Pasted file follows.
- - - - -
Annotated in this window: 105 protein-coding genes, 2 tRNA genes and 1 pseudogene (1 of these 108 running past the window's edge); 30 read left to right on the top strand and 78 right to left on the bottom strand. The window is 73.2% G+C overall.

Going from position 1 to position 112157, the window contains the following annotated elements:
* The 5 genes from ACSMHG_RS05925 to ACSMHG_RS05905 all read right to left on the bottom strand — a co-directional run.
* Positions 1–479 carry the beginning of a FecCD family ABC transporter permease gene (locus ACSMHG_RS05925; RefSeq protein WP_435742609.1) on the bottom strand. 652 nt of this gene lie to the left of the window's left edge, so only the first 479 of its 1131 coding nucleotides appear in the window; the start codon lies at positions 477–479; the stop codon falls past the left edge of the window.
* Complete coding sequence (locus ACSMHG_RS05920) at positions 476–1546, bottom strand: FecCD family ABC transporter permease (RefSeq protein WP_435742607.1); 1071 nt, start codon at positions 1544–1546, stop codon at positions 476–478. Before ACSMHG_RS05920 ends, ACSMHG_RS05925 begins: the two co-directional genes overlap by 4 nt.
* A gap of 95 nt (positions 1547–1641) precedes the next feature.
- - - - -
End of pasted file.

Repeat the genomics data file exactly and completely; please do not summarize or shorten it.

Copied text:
Annotated in this window: 105 protein-coding genes, 2 tRNA genes and 1 pseudogene (1 of these 108 running past the window's edge); 30 read left to right on the top strand and 78 right to left on the bottom strand. The window is 73.2% G+C overall.

Going from position 1 to position 112157, the window contains the following annotated elements:
* The 5 genes from ACSMHG_RS05925 to ACSMHG_RS05905 all read right to left on the bottom strand — a co-directional run.
* Positions 1–479 carry the beginning of a FecCD family ABC transporter permease gene (locus ACSMHG_RS05925; RefSeq protein WP_435742609.1) on the bottom strand. 652 nt of this gene lie to the left of the window's left edge, so only the first 479 of its 1131 coding nucleotides appear in the window; the start codon lies at positions 477–479; the stop codon falls past the left edge of the window.
* Complete coding sequence (locus ACSMHG_RS05920) at positions 476–1546, bottom strand: FecCD family ABC transporter permease (RefSeq protein WP_435742607.1); 1071 nt, start codon at positions 1544–1546, stop codon at positions 476–478. Before ACSMHG_RS05920 ends, ACSMHG_RS05925 begins: the two co-directional genes overlap by 4 nt.
* A gap of 95 nt (positions 1547–1641) precedes the next feature.